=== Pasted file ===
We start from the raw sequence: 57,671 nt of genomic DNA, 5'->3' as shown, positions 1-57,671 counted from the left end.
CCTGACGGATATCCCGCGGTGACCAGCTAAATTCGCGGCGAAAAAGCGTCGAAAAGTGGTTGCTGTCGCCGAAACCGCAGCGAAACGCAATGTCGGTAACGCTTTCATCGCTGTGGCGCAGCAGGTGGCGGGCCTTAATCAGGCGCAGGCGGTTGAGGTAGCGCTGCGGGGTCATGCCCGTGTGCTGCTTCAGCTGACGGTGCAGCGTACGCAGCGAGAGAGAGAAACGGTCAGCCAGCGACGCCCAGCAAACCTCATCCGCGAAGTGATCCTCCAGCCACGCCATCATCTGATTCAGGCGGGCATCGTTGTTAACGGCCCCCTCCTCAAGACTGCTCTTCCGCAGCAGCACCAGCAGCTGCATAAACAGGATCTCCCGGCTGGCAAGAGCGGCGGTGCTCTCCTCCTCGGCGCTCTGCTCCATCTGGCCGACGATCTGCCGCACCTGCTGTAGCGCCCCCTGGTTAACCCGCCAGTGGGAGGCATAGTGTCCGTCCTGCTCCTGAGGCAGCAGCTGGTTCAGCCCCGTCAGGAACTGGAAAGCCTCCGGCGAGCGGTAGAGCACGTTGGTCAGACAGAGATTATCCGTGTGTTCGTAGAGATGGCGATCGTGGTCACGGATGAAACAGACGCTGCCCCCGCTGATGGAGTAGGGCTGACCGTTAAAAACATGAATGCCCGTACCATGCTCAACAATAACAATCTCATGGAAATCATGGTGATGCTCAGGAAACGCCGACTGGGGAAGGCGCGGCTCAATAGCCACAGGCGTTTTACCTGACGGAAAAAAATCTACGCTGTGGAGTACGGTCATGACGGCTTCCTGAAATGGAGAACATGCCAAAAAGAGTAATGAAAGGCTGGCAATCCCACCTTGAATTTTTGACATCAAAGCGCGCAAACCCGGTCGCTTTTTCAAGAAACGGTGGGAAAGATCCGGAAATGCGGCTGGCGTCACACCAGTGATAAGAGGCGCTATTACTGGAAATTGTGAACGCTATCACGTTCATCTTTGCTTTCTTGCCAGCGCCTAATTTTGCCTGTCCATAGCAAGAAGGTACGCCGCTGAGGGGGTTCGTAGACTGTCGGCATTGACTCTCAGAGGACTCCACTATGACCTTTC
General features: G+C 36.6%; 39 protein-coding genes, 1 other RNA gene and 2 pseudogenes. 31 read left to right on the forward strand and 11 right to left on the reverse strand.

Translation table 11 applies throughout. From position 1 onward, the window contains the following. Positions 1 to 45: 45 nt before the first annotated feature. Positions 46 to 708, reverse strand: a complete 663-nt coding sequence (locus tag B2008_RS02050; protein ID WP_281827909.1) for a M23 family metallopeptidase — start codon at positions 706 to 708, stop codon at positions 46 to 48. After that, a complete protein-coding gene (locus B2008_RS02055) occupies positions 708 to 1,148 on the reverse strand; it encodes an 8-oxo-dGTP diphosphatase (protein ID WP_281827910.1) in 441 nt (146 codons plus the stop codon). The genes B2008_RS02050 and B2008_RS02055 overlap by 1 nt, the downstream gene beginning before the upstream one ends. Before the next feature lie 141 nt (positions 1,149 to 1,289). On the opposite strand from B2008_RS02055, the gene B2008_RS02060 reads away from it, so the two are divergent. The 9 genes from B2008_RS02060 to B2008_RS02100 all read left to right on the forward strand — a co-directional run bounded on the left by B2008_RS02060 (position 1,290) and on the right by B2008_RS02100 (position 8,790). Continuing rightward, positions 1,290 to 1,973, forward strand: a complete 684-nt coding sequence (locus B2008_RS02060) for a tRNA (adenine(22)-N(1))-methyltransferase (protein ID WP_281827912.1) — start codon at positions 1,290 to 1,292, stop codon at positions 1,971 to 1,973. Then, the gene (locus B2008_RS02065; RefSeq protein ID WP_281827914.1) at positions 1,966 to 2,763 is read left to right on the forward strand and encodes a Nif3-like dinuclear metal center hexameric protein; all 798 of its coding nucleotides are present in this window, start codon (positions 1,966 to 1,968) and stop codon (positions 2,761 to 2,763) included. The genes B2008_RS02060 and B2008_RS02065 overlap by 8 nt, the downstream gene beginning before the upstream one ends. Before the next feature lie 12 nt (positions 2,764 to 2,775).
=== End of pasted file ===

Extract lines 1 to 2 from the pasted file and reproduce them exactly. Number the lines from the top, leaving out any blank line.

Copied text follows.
We start from the raw sequence: 57,671 nt of genomic DNA, 5'->3' as shown, positions 1-57,671 counted from the left end.
CCTGACGGATATCCCGCGGTGACCAGCTAAATTCGCGGCGAAAAAGCGTCGAAAAGTGGTTGCTGTCGCCGAAACCGCAGCGAAACGCAATGTCGGTAACGCTTTCATCGCTGTGGCGCAGCAGGTGGCGGGCCTTAATCAGGCGCAGGCGGTTGAGGTAGCGCTGCGGGGTCATGCCCGTGTGCTGCTTCAGCTGACGGTGCAGCGTACGCAGCGAGAGAGAGAAACGGTCAGCCAGCGACGCCCAGCAAACCTCATCCGCGAAGTGATCCTCCAGCCACGCCATCATCTGATTCAGGCGGGCATCGTTGTTAACGGCCCCCTCCTCAAGACTGCTCTTCCGCAGCAGCACCAGCAGCTGCATAAACAGGATCTCCCGGCTGGCAAGAGCGGCGGTGCTCTCCTCCTCGGCGCTCTGCTCCATCTGGCCGACGATCTGCCGCACCTGCTGTAGCGCCCCCTGGTTAACCCGCCAGTGGGAGGCATAGTGTCCGTCCTGCTCCTGAGGCAGCAGCTGGTTCAGCCCCGTCAGGAACTGGAAAGCCTCCGGCGAGCGGTAGAGCACGTTGGTCAGACAGAGATTATCCGTGTGTTCGTAGAGATGGCGATCGTGGTCACGGATGAAACAGACGCTGCCCCCGCTGATGGAGTAGGGCTGACCGTTAAAAACATGAATGCCCGTACCATGCTCAACAATAACAATCTCATGGAAATCATGGTGATGCTCAGGAAACGCCGACTGGGGAAGGCGCGGCTCAATAGCCACAGGCGTTTTACCTGACGGAAAAAAATCTACGCTGTGGAGTACGGTCATGACGGCTTCCTGAAATGGAGAACATGCCAAAAAGAGTAATGAAAGGCTGGCAATCCCACCTTGAATTTTTGACATCAAAGCGCGCAAACCCGGTCGCTTTTTCAAGAAACGGTGGGAAAGATCCGGAAATGCGGCTGGCGTCACACCAGTGATAAGAGGCGCTATTACTGGAAATTGTGAACGCTATCACGTTCATCTTTGCTTTCTTGCCAGCGCCTAATTTTGCCTGTCCATAGCAAGAAGGTACGCCGCTGAGGGGGTTCGTAGACTGTCGGCATTGACTCTCAGAGGACTCCACTATGACCTTTC